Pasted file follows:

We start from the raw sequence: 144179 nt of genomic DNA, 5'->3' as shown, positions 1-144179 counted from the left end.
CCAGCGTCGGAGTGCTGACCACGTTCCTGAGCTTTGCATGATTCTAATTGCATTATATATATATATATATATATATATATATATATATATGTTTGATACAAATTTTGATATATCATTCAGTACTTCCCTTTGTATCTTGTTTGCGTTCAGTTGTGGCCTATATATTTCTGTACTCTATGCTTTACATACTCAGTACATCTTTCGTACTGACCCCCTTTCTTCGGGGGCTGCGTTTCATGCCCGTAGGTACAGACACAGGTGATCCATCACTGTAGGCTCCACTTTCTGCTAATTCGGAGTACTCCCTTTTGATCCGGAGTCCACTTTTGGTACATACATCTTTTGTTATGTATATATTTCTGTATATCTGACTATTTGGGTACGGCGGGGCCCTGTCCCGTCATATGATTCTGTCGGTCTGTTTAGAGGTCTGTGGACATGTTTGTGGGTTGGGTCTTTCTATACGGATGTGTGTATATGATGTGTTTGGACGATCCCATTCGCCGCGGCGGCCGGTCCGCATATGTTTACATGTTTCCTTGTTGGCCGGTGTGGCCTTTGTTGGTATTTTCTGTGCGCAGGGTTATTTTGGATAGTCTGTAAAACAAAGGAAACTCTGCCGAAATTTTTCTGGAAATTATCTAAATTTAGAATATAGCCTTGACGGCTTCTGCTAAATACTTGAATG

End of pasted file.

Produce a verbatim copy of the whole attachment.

We start from the raw sequence: 144179 nt of genomic DNA, 5'->3' as shown, positions 1-144179 counted from the left end.
CCAGCGTCGGAGTGCTGACCACGTTCCTGAGCTTTGCATGATTCTAATTGCATTATATATATATATATATATATATATATATATATATATGTTTGATACAAATTTTGATATATCATTCAGTACTTCCCTTTGTATCTTGTTTGCGTTCAGTTGTGGCCTATATATTTCTGTACTCTATGCTTTACATACTCAGTACATCTTTCGTACTGACCCCCTTTCTTCGGGGGCTGCGTTTCATGCCCGTAGGTACAGACACAGGTGATCCATCACTGTAGGCTCCACTTTCTGCTAATTCGGAGTACTCCCTTTTGATCCGGAGTCCACTTTTGGTACATACATCTTTTGTTATGTATATATTTCTGTATATCTGACTATTTGGGTACGGCGGGGCCCTGTCCCGTCATATGATTCTGTCGGTCTGTTTAGAGGTCTGTGGACATGTTTGTGGGTTGGGTCTTTCTATACGGATGTGTGTATATGATGTGTTTGGACGATCCCATTCGCCGCGGCGGCCGGTCCGCATATGTTTACATGTTTCCTTGTTGGCCGGTGTGGCCTTTGTTGGTATTTTCTGTGCGCAGGGTTATTTTGGATAGTCTGTAAAACAAAGGAAACTCTGCCGAAATTTTTCTGGAAATTATCTAAATTTAGAATATAGCCTTGACGGCTTCTGCTAAATACTTGAATG